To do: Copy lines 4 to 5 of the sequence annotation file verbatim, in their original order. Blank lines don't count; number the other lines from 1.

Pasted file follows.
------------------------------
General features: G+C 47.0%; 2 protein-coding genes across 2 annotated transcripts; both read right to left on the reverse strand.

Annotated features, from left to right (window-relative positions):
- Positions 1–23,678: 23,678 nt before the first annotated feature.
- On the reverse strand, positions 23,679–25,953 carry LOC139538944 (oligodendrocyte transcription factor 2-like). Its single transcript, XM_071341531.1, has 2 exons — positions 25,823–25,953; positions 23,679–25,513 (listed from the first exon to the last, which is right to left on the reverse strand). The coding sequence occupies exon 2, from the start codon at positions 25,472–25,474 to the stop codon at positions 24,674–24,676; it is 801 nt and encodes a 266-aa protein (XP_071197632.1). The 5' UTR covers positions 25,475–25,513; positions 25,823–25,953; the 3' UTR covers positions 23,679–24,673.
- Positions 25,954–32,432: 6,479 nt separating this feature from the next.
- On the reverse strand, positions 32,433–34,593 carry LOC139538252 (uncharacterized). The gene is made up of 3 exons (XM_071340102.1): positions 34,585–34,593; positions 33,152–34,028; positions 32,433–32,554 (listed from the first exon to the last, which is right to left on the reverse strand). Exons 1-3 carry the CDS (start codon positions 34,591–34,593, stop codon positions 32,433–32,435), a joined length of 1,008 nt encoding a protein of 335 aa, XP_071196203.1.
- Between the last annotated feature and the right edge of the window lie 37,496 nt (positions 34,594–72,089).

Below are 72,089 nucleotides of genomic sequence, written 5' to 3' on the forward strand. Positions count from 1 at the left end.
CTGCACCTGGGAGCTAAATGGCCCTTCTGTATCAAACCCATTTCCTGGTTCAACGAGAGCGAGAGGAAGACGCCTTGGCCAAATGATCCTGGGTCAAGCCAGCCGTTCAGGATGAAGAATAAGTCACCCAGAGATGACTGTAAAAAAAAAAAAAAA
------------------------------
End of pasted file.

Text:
- On the reverse strand, positions 23,679–25,953 carry LOC139538944 (oligodendrocyte transcription factor 2-like). Its single transcript, XM_071341531.1, has 2 exons — positions 25,823–25,953; positions 23,679–25,513 (listed from the first exon to the last, which is right to left on the reverse strand). The coding sequence occupies exon 2, from the start codon at positions 25,472–25,474 to the stop codon at positions 24,674–24,676; it is 801 nt and encodes a 266-aa protein (XP_071197632.1). The 5' UTR covers positions 25,475–25,513; positions 25,823–25,953; the 3' UTR covers positions 23,679–24,673.
- Positions 25,954–32,432: 6,479 nt separating this feature from the next.